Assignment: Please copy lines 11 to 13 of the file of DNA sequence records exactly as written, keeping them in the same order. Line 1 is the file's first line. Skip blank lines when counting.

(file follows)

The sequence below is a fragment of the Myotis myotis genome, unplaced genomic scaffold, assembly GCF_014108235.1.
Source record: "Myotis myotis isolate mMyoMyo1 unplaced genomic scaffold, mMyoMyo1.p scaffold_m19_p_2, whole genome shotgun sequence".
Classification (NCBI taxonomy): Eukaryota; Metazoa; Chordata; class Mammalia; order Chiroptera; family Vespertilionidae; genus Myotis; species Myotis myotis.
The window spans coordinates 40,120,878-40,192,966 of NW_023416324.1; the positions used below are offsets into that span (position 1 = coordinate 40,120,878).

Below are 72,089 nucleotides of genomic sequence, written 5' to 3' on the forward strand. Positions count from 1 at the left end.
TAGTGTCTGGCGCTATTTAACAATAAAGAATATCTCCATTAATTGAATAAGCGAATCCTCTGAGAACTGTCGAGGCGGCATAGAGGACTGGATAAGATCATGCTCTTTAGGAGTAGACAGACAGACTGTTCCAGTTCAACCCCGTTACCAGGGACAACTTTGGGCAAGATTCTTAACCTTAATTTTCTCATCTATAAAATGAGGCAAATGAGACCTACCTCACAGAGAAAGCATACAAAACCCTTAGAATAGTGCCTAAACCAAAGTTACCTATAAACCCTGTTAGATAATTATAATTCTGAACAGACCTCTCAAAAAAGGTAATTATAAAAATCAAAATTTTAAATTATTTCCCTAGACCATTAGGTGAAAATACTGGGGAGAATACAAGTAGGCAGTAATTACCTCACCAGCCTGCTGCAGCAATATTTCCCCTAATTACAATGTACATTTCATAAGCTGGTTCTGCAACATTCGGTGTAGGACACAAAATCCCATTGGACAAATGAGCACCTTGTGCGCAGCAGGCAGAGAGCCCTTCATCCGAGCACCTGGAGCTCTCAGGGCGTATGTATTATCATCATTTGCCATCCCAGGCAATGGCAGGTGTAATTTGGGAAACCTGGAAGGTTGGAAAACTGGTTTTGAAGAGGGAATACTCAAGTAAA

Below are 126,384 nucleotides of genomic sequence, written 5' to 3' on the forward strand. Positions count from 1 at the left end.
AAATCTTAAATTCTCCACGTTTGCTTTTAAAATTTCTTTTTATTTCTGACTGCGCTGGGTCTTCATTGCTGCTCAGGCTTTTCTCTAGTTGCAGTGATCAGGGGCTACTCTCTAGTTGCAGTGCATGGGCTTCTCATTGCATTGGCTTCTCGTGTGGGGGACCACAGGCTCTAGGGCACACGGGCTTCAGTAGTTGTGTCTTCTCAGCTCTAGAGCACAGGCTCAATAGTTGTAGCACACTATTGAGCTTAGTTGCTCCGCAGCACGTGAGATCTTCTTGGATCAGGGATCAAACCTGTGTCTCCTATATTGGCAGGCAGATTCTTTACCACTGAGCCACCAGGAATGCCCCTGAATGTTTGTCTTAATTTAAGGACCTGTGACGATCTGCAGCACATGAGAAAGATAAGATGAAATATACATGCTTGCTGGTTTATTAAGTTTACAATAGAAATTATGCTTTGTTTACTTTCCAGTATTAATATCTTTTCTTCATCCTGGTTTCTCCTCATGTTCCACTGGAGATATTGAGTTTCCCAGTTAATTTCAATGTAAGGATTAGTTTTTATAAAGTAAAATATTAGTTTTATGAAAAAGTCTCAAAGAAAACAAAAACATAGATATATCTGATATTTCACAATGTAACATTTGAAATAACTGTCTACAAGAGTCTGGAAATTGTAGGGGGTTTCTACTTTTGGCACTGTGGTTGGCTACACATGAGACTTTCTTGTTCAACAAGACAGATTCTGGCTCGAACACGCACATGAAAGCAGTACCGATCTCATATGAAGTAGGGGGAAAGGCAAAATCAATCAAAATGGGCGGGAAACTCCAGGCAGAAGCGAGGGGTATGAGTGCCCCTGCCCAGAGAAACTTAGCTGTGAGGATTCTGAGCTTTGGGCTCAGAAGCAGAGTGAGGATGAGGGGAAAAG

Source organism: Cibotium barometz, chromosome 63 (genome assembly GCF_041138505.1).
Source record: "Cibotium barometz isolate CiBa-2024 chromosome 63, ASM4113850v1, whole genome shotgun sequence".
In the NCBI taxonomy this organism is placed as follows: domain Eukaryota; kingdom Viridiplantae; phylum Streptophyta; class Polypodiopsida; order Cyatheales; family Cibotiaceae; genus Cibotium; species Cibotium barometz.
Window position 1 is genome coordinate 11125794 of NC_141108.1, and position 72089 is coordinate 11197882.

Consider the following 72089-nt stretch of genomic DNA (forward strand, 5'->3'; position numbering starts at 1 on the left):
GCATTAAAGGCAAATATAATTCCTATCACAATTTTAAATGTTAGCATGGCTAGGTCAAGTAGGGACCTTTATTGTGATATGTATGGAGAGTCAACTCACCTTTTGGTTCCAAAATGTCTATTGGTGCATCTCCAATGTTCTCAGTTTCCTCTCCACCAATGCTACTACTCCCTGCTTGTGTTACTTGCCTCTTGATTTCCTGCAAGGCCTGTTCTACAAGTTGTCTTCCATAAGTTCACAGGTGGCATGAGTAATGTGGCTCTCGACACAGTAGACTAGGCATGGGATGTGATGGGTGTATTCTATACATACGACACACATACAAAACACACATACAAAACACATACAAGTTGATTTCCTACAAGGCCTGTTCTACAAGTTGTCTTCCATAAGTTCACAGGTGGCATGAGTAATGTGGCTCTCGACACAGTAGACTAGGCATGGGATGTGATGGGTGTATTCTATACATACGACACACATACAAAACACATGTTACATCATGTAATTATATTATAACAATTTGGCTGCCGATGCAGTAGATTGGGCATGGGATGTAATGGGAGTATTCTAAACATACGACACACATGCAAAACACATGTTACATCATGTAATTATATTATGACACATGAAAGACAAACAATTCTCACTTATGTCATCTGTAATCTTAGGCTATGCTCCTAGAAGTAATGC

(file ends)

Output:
In the NCBI taxonomy this organism is placed as follows: domain Eukaryota; kingdom Viridiplantae; phylum Streptophyta; class Polypodiopsida; order Cyatheales; family Cibotiaceae; genus Cibotium; species Cibotium barometz.
Window position 1 is genome coordinate 11125794 of NC_141108.1, and position 72089 is coordinate 11197882.

Consider the following 72089-nt stretch of genomic DNA (forward strand, 5'->3'; position numbering starts at 1 on the left):